J.C. Penney Is the Latest Major Retailer to File for Bankruptcy
The company plans to close select stores and explore a sale.
J.C. Penney, the budget clothing and homeware store that, for decades, has been a shopping mall mainstay, is the latest retailer to buckle under financial problems compounded by the coronavirus pandemic.
On May 15, the Texas-based company filed for Chapter 11 bankruptcy protection. Operating over 800 stores and employing about 85,000 workers, the chain is the largest to resort to bankruptcy filing amidst the global health crisis, following similar filings by J.Crew Group, Neiman Marcus and True Religion.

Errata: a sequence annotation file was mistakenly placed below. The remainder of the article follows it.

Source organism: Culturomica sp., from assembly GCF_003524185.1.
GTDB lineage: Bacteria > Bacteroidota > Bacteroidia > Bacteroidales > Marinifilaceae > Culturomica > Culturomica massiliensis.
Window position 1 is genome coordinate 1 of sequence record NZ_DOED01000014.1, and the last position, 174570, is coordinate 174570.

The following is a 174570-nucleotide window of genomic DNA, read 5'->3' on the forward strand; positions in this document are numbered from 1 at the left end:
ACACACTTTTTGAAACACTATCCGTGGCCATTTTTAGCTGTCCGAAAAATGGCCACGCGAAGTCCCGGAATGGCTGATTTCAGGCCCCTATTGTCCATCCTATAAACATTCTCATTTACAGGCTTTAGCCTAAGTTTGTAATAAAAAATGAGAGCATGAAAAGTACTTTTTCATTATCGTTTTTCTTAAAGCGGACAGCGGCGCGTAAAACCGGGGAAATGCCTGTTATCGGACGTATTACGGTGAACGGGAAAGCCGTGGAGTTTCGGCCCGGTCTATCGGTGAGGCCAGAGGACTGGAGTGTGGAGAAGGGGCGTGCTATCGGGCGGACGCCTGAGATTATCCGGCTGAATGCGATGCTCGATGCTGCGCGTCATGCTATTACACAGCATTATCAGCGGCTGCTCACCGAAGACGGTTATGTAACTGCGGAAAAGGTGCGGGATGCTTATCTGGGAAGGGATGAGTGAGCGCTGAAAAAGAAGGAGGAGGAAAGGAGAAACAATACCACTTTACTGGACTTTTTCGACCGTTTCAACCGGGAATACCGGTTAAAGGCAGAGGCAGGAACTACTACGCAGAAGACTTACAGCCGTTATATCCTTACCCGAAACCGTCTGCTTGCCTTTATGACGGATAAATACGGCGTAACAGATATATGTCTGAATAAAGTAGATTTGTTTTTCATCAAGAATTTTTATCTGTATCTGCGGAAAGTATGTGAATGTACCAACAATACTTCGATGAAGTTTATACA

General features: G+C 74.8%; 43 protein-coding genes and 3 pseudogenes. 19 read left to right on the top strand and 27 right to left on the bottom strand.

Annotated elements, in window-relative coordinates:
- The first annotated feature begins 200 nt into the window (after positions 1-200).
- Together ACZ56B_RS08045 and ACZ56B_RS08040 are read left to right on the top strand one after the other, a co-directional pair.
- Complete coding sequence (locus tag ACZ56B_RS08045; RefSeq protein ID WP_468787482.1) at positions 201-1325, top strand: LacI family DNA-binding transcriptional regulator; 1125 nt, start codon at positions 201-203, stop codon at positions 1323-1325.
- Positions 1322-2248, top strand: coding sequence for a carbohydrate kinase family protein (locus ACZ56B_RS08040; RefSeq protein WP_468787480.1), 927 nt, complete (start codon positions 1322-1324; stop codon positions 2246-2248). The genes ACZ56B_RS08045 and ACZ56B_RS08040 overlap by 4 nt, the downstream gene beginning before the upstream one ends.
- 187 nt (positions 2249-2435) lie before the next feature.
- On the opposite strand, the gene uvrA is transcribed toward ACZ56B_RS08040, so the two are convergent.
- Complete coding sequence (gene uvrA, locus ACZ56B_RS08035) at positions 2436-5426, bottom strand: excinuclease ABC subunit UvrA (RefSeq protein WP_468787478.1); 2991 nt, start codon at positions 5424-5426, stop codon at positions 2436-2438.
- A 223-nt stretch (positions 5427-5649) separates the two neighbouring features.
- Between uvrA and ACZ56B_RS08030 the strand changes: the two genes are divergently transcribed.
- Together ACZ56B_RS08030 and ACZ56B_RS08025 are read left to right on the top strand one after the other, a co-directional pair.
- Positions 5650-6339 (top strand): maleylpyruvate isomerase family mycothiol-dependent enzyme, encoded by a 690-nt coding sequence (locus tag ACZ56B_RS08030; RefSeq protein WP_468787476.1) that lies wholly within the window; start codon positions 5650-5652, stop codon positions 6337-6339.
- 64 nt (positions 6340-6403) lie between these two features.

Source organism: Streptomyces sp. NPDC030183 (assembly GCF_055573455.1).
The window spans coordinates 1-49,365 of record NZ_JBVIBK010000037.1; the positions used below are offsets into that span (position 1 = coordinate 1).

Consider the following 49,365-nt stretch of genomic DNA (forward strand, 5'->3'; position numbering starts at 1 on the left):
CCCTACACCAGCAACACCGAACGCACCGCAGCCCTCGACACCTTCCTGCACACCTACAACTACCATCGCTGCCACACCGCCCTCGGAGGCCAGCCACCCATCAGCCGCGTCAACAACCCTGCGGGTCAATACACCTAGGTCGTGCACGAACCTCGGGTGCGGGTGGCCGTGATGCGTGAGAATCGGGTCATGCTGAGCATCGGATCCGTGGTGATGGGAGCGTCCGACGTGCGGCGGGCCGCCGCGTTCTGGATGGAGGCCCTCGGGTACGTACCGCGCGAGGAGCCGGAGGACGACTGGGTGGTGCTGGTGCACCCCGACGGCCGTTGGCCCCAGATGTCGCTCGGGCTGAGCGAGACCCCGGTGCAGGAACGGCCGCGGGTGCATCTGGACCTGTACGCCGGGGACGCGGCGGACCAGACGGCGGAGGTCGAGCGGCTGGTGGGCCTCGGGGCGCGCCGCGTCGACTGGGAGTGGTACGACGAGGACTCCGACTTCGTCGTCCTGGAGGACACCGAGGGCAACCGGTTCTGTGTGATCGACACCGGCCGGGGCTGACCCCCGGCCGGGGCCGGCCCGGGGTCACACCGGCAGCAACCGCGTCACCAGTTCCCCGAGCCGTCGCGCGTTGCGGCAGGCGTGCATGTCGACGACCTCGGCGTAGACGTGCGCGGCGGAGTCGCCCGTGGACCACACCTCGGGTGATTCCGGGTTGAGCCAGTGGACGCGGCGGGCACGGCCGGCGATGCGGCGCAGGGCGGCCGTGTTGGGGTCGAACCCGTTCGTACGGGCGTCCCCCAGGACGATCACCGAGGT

According to a report by The New York Times, J.C. Penney’s business has been in decline for the past 20 years. Losing revenue to competitors such as Kohls and Macy’s, the company appointed Apple alum Ron Johnson as chief executive. After just 17 months, Johnson was ousted as his attempt at re-branding alienated core customers led to losses of $4.3 billion USD.
As outlined in an official statement posted to the J.C. Penney website, the chain has “approximately $500 million in cash on hand as of the Chapter 11 filing date.” In an effort to cut back, the company will permanently close select retail locations and “explore additional opportunities to maximize value, including a third-party sale process.” J.C. Penney CEO Jill Soltau remains optimistic: “We look forward to emerging from both Chapter 11 and this pandemic as a stronger retailer,” she said.
- The New York Times